Jump to ContentJump to Main Navigation
Lincoln's Forgotten AllyJudge Advocate General Joseph Holt of Kentucky$
Users without a subscription are not able to see the full content.

Elizabeth D. Leonard

Print publication date: 2011

Print ISBN-13: 9780807835005

Published to North Carolina Scholarship Online: July 2014

DOI: 10.5149/9780807869383_leonard

Show Summary Details
Page of

PRINTED FROM UNIVERSITY OF NORTH CAROLINA PRESS SCHOLARSHIP ONLINE (www.northcarolina.universitypressscholarship.com). (c) Copyright University of North Carolina Press, 2022. All Rights Reserved. An individual user may print out a PDF of a single chapter of a monograph in NCSO for personal use.date: 06 July 2022

Lincoln's Judge Advocate General, September 3, 1862–April 14, 1865

Lincoln's Judge Advocate General, September 3, 1862–April 14, 1865

(p.158) 5 Lincoln's Judge Advocate General, September 3, 1862–April 14, 1865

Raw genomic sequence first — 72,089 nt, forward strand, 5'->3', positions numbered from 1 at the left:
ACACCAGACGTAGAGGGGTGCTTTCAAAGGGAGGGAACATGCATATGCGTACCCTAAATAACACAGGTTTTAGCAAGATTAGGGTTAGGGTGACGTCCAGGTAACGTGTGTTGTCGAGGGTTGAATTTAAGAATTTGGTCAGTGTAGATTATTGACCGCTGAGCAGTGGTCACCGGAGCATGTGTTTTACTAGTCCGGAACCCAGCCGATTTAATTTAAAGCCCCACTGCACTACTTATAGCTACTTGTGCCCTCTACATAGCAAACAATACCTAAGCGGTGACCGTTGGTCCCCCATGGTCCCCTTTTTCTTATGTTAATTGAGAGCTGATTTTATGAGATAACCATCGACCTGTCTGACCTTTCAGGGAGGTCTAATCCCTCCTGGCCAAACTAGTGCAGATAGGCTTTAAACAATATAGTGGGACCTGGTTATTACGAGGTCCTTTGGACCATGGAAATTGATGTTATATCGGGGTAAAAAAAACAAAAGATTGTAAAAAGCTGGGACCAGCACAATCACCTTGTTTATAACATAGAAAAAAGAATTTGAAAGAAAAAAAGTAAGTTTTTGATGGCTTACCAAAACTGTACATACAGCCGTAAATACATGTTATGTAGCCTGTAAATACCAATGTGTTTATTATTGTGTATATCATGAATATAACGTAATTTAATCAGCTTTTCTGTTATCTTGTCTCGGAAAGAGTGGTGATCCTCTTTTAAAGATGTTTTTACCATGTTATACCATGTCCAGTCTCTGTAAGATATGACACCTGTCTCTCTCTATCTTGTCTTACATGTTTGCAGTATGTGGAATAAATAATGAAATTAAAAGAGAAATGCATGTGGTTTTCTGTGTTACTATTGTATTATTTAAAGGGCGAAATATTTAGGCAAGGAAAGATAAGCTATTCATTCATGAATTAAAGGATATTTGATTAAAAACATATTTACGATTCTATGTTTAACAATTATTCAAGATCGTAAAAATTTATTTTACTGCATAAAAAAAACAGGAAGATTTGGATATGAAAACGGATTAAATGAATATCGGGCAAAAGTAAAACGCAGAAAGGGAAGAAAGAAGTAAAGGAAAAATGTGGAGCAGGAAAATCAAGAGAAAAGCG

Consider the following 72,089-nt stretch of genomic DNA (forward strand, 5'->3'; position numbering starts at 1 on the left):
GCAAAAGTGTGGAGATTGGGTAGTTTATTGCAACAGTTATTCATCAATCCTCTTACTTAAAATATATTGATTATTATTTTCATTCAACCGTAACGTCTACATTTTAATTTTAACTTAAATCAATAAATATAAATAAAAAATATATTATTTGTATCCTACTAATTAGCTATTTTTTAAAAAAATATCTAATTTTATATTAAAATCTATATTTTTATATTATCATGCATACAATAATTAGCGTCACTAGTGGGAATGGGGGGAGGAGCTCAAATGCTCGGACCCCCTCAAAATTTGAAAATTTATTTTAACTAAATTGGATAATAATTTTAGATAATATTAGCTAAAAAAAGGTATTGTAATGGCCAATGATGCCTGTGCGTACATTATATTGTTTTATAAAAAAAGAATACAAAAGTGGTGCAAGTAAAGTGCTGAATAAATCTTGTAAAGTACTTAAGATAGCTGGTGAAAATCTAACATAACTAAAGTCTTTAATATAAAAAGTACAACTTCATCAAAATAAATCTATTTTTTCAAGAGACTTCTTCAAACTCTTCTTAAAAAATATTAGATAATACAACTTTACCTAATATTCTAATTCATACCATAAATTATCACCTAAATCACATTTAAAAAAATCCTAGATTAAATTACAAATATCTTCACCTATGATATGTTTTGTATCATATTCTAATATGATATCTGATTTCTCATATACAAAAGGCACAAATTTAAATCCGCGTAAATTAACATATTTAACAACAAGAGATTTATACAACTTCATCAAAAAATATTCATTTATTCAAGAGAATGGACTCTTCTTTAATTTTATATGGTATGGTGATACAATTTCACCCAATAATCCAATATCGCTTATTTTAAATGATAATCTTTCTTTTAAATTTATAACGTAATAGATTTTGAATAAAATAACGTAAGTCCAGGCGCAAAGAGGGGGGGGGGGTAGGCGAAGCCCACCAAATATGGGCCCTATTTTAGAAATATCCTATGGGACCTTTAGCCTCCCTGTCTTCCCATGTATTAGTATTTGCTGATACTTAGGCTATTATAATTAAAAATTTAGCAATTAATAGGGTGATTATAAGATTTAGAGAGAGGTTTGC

Lincoln's Forgotten Ally

Elizabeth D. Leonard

University of North Carolina Press

This chapter discusses the ways in which the post of judge advocate general of the army had changed dramatically since the war began. The Federal army had grown from a small force of about 16,000 regular soldiers into a massive conglomerate of regular and volunteer regiments in which more than 2.2 million men served before the war came to a close. Prior to the Civil War, the federal government “agency” assigned to monitor the application of military law had consisted of a single bureaucrat, whose responsibilities had been limited to maintaining the army's court-martial records. On July 17, 1862, however, the U.S. Congress substantially expanded the size and purview of the judge advocate general's office, assigning to its head the rank, pay, and allowance of a colonel of cavalry and authorizing him to appoint a team of assistant judge advocates, each of whom served with the rank and pay of a major.

Keywords:   judge advocate general, army, Federal army, Civil War, federal government agency

North Carolina Scholarship Online requires a subscription or purchase to access the full text of books within the service. Public users can however freely search the site and view the abstracts and keywords for each book and chapter.

Please, subscribe or login to access full text content.

If you think you should have access to this title, please contact your librarian.

To troubleshoot, please check our FAQs , and if you can't find the answer there, please contact us .